As it stands, numerous parties around the world are constantly on the look out for nefarious activity, however, in most cases the assumption is that it will be a state-sponsored attack. This does not seem to be the case here and perhaps why it is very difficult to detect the malware in the first place; everyone is looking for the wrong clues.

In this example, Check Point seem to have caught the suspect firm ahead of time, informing the Google Security team before any genuine damage has been done. That said, 25 million devices is still a substantial number but with the source identified it should be limited.

Smartphone spyware FinSpy is back and thriving

Cybersecurity vendor Kaspersky has reported that FinSpy, a piece of malware that allows private information to be stolen from smartphones, has made a reappearance.

FinSpy spyware is apparently made by German company Gamma Group and sold by its UK sub-division Gamma International to governments and state agencies so that they can spy on their citizens. It has been around for a few years but seems to be experiencing a renaissance, with activity recorded in Myanmar last month.

The recent appearance of FinSpy has brought to light the IOS and Android mobile implants that can install this spyware on mobile devices. This now enables the FinSpy spyware to collect personal information such as contacts, SMS/MMS messages, emails, calendars, GPS location, photos, files in memory, phone call recordings and data from some of the most used messenger services including Facebook, WhatsApp and Skype among others.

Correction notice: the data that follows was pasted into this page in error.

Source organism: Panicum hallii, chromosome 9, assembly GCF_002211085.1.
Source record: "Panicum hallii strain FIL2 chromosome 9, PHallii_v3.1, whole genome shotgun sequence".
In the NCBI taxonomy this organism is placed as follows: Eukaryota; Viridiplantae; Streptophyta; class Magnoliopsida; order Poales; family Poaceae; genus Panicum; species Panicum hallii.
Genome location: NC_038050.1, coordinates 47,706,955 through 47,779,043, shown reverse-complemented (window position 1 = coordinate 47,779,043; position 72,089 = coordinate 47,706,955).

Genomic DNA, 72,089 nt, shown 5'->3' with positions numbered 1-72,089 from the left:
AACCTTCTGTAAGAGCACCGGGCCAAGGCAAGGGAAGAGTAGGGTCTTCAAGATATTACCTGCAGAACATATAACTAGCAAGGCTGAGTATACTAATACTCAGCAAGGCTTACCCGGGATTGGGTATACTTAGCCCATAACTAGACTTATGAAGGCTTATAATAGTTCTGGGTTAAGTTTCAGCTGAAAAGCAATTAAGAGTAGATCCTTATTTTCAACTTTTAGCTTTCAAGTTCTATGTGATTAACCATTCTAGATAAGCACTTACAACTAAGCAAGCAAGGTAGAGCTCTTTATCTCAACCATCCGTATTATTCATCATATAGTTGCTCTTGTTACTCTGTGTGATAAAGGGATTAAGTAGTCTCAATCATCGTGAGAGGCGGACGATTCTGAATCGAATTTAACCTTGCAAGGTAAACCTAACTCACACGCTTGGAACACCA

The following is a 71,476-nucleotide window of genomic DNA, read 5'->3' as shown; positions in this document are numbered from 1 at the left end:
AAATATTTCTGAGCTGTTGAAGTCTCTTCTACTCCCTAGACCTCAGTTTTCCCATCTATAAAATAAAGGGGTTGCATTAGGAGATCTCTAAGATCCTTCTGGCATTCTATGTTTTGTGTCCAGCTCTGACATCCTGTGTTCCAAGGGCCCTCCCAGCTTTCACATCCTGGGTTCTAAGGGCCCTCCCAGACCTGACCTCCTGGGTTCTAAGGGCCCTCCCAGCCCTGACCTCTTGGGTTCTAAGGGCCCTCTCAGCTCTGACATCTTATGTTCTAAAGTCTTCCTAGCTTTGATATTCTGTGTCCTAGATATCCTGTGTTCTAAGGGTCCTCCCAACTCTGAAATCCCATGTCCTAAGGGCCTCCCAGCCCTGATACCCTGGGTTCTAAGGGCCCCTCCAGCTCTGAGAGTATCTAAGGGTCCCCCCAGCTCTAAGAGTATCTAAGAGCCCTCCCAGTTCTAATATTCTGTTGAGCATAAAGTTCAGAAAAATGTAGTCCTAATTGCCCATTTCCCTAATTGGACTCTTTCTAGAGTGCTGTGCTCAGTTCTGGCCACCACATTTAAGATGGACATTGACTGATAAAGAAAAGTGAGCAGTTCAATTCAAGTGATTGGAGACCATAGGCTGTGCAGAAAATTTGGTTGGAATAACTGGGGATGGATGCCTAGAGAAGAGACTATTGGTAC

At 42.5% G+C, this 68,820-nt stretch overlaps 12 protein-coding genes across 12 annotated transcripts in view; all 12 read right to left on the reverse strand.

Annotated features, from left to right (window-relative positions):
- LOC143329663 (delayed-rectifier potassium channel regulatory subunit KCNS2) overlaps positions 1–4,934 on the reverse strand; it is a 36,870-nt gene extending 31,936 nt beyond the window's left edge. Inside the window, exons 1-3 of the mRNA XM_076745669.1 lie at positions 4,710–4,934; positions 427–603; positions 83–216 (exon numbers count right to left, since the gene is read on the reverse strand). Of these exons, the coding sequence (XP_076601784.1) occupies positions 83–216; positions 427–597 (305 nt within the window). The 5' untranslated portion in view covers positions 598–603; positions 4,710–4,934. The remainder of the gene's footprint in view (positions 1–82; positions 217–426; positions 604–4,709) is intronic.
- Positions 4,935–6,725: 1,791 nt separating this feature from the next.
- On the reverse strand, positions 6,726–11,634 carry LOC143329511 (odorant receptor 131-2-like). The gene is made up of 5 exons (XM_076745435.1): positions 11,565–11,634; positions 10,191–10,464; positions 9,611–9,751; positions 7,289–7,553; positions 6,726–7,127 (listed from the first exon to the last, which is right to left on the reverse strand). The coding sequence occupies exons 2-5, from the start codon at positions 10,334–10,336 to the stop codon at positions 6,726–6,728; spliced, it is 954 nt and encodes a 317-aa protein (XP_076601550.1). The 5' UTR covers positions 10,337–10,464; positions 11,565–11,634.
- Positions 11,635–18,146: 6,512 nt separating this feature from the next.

The greatest cause for concern is FinSpy’s ability to gain this information even if the phone’s user is running an encryption program. Talking about encryption, FinSpy’s developers have been improving their own encryption to reduce the risk of traceable activity being discovered, the Kaspersky report claims.

“The developers behind FinSpy constantly monitor security updates for mobile platforms and tend to quickly change their malicious programs to avoid their operation being blocked by fixes,” Alexey Firsh, a security researcher at Kaspersky Lab, told Cyberscoop. “We observe victims of the FinSpy implants on a daily basis.”

Kaspersky has also claimed that these implants were detected in almost 20 countries however it’s likely the real number is higher. These new implants appear to be a real threat, with the developers constantly updating the spyware by reducing its trace while improving it to the point where it can break through encryption. FinSpy along with Gamma group are thriving although Kaspersky says it is conducting further investigations to tackle this issue.